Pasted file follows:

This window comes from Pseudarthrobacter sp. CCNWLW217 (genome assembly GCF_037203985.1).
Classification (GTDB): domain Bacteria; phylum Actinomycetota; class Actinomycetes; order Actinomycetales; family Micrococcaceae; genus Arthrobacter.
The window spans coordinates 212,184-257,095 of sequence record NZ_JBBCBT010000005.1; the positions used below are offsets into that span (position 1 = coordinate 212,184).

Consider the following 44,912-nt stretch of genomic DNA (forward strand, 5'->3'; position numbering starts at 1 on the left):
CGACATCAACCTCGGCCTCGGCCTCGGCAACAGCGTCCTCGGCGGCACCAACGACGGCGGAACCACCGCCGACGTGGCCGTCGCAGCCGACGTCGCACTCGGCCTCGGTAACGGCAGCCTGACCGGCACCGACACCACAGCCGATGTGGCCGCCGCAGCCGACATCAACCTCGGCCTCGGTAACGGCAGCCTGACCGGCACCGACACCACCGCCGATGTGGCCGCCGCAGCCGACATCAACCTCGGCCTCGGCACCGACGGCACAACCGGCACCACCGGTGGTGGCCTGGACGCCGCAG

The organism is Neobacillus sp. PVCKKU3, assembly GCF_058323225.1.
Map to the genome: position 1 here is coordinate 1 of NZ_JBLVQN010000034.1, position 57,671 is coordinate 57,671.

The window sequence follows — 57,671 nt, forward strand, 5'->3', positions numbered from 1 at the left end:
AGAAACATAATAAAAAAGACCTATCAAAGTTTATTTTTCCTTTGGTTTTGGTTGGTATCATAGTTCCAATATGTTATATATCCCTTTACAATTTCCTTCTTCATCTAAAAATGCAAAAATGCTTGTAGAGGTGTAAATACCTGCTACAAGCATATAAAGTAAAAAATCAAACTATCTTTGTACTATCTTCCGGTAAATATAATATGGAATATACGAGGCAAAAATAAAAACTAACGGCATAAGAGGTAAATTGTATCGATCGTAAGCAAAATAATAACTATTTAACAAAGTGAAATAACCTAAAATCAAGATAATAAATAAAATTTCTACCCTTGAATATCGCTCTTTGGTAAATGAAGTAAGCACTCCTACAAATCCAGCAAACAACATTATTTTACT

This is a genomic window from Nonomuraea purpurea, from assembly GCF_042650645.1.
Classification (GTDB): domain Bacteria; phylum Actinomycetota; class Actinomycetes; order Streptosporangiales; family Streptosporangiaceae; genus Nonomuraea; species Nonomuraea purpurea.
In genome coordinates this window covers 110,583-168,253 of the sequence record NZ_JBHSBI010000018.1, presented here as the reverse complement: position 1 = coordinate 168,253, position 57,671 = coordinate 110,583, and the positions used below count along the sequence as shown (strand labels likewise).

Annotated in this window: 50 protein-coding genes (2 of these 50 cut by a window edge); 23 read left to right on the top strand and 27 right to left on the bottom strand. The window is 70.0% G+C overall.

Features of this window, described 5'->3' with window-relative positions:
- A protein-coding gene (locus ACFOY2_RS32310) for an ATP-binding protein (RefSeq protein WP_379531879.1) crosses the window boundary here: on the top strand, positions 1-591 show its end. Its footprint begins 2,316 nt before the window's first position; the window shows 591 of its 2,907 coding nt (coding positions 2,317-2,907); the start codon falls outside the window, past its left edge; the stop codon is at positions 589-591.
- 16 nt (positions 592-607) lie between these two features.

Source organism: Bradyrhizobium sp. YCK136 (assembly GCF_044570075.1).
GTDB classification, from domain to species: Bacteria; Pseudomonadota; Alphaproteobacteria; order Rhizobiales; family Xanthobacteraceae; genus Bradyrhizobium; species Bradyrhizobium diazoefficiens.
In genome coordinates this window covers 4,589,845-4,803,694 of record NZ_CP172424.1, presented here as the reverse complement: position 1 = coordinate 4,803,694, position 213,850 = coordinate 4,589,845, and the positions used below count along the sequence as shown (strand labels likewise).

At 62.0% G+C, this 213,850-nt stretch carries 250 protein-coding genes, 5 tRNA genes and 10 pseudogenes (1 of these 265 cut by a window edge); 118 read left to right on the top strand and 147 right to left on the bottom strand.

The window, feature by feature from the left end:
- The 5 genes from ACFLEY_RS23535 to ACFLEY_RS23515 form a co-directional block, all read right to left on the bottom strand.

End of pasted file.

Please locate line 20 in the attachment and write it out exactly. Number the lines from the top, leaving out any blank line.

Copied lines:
At 62.0% G+C, this 213,850-nt stretch carries 250 protein-coding genes, 5 tRNA genes and 10 pseudogenes (1 of these 265 cut by a window edge); 118 read left to right on the top strand and 147 right to left on the bottom strand.